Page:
On a cool summer evening two years ago, a boy I befriended at his father’s fruit stand in the farmer’s market showed me his drawing pad. Having just immigrated to the U.S. not long ago, he did not speak much English. But from the green papayas and golden rice fields he painted, I saw the world he came from.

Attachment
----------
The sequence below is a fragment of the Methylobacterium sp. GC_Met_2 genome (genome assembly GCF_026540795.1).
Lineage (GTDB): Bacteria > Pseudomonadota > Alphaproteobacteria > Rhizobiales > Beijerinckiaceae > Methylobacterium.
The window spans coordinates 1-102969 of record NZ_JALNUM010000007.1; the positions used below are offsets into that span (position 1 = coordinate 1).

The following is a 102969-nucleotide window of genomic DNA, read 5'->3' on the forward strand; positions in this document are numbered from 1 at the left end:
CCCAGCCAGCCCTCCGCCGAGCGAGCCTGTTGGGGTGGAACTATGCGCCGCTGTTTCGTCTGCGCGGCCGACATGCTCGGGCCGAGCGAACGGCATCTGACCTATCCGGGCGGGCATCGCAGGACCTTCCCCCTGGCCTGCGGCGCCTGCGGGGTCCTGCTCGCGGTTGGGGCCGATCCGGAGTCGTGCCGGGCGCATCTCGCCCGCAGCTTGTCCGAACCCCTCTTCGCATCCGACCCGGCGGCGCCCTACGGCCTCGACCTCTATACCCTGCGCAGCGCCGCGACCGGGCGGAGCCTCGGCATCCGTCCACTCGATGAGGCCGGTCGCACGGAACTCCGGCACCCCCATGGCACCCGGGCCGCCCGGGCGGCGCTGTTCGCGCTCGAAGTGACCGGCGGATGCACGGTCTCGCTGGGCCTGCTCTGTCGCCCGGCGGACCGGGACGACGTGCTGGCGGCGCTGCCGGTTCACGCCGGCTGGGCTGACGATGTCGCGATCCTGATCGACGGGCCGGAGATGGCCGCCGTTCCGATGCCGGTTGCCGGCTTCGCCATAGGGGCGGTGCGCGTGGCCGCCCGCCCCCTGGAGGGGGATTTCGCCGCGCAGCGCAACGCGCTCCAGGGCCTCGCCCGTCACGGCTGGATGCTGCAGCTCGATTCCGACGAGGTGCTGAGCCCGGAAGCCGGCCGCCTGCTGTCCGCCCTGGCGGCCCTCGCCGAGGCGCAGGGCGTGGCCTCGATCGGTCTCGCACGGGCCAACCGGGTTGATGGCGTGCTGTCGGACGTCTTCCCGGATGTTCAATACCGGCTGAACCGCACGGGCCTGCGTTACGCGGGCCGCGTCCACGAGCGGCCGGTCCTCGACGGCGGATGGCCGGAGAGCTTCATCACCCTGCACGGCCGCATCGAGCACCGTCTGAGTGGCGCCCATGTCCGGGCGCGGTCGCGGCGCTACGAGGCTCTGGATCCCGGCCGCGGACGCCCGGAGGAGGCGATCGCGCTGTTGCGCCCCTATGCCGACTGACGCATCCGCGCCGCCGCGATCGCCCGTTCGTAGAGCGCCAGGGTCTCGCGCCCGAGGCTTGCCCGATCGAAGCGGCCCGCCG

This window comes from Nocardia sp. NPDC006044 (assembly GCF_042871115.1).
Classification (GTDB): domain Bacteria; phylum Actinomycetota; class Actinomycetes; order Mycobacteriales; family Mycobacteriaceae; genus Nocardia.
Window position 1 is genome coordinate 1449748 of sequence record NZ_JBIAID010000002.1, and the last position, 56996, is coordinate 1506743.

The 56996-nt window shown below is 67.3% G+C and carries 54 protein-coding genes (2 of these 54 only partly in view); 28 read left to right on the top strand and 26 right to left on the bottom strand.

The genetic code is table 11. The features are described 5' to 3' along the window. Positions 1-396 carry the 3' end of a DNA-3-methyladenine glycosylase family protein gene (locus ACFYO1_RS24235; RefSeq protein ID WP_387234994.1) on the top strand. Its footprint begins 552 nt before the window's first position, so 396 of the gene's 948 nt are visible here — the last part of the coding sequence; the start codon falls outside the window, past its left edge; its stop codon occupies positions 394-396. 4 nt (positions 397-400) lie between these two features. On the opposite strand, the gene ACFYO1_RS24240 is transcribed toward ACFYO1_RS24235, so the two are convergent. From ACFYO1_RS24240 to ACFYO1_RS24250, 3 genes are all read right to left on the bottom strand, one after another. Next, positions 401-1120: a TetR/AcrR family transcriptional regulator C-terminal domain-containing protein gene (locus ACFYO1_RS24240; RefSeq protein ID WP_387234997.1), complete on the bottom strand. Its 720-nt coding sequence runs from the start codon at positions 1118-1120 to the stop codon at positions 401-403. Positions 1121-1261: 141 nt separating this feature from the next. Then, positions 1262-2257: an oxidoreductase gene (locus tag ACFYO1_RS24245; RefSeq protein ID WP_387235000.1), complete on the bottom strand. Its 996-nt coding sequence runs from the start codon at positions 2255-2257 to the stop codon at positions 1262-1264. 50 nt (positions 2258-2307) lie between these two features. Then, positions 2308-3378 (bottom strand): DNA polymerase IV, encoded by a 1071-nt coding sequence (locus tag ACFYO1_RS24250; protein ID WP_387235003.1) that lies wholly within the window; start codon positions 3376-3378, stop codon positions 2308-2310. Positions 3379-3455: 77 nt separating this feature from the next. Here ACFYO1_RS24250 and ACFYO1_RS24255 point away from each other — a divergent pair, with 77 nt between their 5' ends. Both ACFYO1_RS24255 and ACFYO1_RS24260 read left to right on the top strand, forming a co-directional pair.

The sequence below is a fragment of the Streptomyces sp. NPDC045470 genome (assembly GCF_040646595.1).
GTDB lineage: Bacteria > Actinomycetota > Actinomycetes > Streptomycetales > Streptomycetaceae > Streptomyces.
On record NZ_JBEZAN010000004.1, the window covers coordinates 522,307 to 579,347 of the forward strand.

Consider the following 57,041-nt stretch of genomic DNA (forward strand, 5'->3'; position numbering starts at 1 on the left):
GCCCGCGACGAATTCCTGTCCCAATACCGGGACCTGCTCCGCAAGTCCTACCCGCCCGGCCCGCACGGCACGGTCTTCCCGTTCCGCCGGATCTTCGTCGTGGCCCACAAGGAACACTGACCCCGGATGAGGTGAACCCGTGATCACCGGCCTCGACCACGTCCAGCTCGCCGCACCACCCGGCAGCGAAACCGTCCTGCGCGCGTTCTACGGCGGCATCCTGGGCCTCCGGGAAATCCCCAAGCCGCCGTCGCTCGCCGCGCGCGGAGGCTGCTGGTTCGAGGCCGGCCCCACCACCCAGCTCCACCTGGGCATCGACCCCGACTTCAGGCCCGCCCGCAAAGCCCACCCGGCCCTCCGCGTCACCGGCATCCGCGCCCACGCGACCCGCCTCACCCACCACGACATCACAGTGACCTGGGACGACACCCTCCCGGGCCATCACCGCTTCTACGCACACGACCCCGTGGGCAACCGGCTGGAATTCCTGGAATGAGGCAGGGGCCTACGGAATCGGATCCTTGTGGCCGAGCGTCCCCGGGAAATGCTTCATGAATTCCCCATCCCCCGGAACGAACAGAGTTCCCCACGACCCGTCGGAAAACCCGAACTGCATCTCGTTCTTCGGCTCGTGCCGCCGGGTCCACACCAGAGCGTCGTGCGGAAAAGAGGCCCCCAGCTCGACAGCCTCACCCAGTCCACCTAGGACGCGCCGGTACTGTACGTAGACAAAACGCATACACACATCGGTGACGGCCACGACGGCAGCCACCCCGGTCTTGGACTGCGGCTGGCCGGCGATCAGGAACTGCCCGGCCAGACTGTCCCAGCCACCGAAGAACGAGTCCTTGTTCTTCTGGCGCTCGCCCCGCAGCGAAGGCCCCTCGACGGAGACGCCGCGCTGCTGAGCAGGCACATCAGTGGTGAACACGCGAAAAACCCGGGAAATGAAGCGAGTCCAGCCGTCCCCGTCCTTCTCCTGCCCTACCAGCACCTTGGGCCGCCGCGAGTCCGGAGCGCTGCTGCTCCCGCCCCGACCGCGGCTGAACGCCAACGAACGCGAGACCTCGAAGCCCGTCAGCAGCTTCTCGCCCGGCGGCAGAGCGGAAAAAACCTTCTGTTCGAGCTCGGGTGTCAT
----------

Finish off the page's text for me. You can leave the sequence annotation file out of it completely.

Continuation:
At around the same time, a seemingly ordinary image on Food Network caught my attention: A young girl in a remote, poverty-stricken village in Southeast Asia was clinging to a picture she drew — a picture of local produce. Her face was beaming with the happiest smile. On the side of her drawing, a few words were neatly written which translated to: I love to cook. Instantly, my heart lightened up. I might not know which language this girl spoke or where her village was, but I could feel her joy, pride, and hope—the language of food is universal. Continue reading